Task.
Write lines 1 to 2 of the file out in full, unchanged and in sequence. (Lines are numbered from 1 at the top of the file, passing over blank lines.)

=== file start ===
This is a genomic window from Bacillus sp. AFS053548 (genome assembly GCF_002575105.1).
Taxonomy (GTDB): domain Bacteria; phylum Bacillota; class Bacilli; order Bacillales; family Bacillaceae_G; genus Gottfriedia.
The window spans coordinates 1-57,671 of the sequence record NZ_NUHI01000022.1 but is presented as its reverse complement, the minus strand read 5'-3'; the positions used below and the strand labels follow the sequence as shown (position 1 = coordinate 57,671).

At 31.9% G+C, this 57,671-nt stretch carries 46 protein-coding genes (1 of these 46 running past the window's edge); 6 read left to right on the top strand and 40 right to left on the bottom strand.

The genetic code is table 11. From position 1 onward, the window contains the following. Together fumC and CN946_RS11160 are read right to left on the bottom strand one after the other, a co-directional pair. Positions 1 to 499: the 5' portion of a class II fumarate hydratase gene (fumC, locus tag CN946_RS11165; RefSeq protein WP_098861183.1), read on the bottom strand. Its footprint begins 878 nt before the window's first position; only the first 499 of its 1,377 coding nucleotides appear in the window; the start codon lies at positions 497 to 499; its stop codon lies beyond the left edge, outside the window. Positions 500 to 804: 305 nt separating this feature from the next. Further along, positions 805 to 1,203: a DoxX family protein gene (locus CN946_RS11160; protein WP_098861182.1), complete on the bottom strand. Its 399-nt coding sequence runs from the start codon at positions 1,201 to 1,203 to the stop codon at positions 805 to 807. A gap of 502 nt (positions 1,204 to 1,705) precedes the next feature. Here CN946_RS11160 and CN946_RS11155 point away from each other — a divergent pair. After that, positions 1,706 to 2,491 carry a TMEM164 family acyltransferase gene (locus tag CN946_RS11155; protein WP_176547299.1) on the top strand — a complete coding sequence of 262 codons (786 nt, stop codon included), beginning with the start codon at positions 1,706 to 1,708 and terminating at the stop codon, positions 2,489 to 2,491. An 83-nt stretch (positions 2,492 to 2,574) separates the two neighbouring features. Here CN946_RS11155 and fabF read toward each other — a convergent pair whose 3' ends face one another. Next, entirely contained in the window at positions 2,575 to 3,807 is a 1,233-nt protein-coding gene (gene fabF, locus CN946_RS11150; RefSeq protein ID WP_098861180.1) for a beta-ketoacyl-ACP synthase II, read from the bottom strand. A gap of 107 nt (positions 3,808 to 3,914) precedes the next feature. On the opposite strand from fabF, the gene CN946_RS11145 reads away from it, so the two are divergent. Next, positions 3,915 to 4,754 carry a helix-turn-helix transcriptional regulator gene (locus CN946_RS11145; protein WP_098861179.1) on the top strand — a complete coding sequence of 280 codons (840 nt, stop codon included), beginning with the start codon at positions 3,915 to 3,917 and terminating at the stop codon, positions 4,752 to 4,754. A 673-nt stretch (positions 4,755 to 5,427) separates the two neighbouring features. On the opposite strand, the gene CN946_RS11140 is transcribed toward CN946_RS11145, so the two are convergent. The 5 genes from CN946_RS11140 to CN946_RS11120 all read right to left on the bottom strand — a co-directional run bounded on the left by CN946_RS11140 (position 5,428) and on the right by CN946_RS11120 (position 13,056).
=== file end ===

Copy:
This is a genomic window from Bacillus sp. AFS053548 (genome assembly GCF_002575105.1).
Taxonomy (GTDB): domain Bacteria; phylum Bacillota; class Bacilli; order Bacillales; family Bacillaceae_G; genus Gottfriedia.